3. Anybody will speak to you. If you are sitting at the bus stop, riding on the train, at a cafe – complete strangers may speak to you, greet you, compliment you. This is not unusual.  Unlike my experiences in Europe, or more specifically Switzerland, where you don’t really talk to people unless you know them or have a pressing reason. For me this is what I call the difference between a warm culture and a cold culture. Whenever I take a train or bus journey in a Muslim land, I always take food to share, because in my experience, when someone sitting next to me has something, they always offer it and don’t just keep it for themselves. I can’t count the amount of times I have been on a bus in Egypt and the Muslim beside me has bought me a drink or snack (whether I wanted one or not) when the bus has stopped for a break on a long journey.


4. Your wish is their command. If you say you need or want something, even just in passing or thinking out loud, my Muslim friends and acquaintances feel morally obligated to try and fullfill my wish, whatever it might be, if they possibly can. It is nice to know you can rely on anyone to help you out, and you want to do the same for them – this gives a sense of community. It’s also nice to feel like we are being good, helpful humans. Everything is about the common good of the community and not just about the individual.

5. Feel like part of the family. If you are as open to them as they are to you, you will find yourself bonding very quickly. Seriously, within minutes I often feel like I am sitting amongst old friends. I was once beckoned into the house of a lady for a cup of tea. After chatting for a few minutes we found out we were both going to the same wedding that day. I had no dress to wear and asked her if I could borrow one off her – she gave me a lovely dress and insisted I keep it. Now ain’t that nice!

A lot of people regard Arabs with suspicion because they are not used to people being so open and friendly right off-the-bat unless they want something. Once you get used to it, it is nice to feel like nobody is a stranger.


Picture: My neighbours at my house for my birthday

6. Always feel safe. Old Arab souqs (markets) or medinas (towns) are usually made up of a labyrinth of tight, shady alleyways. The kind we see in horror movies in the West where people meet tragic, bloody endings! However Arabs had other reasons for making their towns like this: protection from invasion, protection from the weather etc etc. If I am ever out late, going home through dark alleyways, I never feel afraid or unsafe. I feel safer in the Arab world than anywhere else, because I know if I needed help, everyone within earshot would be there for me.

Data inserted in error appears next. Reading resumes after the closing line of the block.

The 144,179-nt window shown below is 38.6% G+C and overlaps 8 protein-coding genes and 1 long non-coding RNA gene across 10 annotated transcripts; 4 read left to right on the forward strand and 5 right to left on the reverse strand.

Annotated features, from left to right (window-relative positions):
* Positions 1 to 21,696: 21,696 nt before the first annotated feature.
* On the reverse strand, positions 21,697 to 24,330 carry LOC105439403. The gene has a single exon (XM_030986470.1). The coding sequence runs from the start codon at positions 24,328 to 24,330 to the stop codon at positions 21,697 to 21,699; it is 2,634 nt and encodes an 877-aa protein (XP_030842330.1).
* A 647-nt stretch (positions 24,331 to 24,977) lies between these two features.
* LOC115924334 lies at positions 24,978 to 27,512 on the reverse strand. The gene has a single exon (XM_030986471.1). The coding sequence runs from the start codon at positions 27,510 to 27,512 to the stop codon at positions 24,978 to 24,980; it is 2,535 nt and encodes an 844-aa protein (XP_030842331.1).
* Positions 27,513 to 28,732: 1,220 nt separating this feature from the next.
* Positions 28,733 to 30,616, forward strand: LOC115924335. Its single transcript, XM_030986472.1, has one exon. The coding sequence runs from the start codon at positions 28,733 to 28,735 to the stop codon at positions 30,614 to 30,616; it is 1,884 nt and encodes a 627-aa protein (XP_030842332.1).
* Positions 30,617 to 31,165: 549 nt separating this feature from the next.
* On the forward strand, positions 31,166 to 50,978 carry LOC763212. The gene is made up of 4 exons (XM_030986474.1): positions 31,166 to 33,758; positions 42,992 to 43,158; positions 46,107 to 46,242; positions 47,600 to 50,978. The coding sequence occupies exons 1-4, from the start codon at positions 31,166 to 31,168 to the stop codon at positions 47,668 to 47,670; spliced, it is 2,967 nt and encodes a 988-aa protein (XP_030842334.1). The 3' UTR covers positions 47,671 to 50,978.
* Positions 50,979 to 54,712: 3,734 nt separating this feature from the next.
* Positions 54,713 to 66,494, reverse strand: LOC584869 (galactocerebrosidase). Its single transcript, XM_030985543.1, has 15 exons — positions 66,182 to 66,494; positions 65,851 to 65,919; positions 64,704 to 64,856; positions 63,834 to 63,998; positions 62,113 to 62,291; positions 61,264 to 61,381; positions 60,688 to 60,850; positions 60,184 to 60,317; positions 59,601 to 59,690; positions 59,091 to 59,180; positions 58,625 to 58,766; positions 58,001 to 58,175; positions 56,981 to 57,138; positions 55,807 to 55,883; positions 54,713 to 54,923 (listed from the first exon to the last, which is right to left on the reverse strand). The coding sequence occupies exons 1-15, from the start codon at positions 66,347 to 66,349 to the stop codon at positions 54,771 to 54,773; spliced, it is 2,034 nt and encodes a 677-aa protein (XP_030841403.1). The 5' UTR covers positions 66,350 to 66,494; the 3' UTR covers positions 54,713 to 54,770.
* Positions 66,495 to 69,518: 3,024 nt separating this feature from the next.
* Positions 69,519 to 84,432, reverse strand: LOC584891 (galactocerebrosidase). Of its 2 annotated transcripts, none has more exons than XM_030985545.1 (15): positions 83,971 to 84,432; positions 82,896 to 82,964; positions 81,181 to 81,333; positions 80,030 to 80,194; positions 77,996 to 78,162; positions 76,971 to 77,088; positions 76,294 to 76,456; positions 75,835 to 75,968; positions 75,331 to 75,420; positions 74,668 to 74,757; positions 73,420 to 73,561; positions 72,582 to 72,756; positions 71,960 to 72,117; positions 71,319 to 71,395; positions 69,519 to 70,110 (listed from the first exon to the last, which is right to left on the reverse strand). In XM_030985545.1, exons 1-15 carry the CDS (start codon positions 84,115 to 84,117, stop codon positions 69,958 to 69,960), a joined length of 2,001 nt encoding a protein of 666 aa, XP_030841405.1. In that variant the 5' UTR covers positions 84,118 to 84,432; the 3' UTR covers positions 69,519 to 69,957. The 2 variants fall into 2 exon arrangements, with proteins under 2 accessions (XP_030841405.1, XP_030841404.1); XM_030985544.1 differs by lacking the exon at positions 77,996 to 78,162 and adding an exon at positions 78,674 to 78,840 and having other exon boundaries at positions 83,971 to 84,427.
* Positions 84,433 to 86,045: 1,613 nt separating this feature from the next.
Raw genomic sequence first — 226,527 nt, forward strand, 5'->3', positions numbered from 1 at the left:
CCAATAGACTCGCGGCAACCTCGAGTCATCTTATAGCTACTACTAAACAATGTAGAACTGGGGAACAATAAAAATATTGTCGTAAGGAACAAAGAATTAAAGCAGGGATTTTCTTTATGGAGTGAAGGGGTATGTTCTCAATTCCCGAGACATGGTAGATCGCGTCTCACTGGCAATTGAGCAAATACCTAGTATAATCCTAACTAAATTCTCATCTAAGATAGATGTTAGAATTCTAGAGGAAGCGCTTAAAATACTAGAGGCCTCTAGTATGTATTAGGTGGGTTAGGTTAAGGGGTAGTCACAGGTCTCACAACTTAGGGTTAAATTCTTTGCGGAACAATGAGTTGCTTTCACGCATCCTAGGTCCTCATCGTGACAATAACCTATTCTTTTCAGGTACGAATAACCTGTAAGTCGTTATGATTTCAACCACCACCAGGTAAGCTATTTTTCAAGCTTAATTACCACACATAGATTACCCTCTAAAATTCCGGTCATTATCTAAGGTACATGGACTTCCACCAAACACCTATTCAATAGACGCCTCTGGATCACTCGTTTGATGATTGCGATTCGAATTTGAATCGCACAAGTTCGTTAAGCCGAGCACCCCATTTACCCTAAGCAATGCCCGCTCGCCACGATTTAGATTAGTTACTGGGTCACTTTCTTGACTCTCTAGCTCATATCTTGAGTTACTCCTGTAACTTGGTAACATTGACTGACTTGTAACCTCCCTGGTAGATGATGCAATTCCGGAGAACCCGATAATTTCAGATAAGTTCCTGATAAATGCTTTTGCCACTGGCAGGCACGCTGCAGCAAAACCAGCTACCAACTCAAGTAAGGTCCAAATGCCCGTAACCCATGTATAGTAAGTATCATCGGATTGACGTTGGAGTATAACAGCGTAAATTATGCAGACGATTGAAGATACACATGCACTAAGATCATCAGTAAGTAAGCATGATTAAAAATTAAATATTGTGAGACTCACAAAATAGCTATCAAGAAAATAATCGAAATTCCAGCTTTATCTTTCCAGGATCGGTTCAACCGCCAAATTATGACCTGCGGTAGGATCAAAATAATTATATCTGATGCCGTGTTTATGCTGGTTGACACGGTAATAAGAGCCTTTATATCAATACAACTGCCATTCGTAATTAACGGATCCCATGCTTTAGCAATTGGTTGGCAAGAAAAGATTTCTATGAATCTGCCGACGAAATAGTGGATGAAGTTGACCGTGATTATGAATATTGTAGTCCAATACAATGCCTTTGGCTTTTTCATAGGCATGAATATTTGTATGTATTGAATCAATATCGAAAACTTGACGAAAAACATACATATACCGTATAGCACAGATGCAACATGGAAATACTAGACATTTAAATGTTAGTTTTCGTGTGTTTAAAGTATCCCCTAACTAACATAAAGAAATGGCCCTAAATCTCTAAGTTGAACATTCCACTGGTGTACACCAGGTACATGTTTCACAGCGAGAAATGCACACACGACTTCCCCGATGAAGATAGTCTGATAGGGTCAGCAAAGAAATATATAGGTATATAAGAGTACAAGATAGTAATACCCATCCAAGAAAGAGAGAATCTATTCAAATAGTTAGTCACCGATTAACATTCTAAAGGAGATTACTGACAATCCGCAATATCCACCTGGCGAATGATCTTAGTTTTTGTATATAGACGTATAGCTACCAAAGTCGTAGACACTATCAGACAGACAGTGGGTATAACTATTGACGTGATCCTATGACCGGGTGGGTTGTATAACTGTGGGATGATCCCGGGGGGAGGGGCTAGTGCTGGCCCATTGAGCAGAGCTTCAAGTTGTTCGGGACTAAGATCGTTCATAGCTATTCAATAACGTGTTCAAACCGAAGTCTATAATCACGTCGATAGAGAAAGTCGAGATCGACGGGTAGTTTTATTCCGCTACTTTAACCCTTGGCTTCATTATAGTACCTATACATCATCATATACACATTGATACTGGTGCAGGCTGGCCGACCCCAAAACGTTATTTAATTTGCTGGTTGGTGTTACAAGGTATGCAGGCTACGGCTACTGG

7. Respect of food – Muslims respect their food. They don’t waste it, they don’t disrespect it and they are thankful for it. As a foreign guest eating out of a communal dish with them they often throw the choicest bits of food over to my side of the dish to eat. And make sure I am full to bursting point! Here are some of the rules for communal eating with Muslims, who eat with the right hand.


Picture: sharing a communal dish of tropical fish and rice

Here are some of the rules for eating:

-Pick up, clean and eat a fallen morsel.

-When you have finished eating, clean the plate, bowl, etc. lick your fingers and then wash your hands.

-Do not blow on your food as it is considered to be full of germs
-Do not criticise the food.

-Do not lean while eating.
-Wash the hands after eating.

-Eat in company

-Do not let a bottle touch your lips when drinking
-It is not permissible to throw leftover food and drink away (unless it has gone off).  Leftover food must be saved for the next time or it should be given to the needy; if there are no needy people, then it should be given to animals, even after it has dried out. Leftover food should be put in a visible place where it will not be mistreated, in the hope that someone who needs it for his animals will take it, or it will be eaten by some animals or birds.


8. Random Acts of Kindness – As human beings, we are prone to make mistakes. Therefore, Muslims believe we are always in need of God’s forgiveness. Hence, any action that brings  forgiveness will get you points when it comes to going to Heaven. Bring on the points, Game ON! This is why you experience random acts of kindness all the time in the Muslim world.  I love it and practice it myself as much as I can. We could learn a lot from this in the West!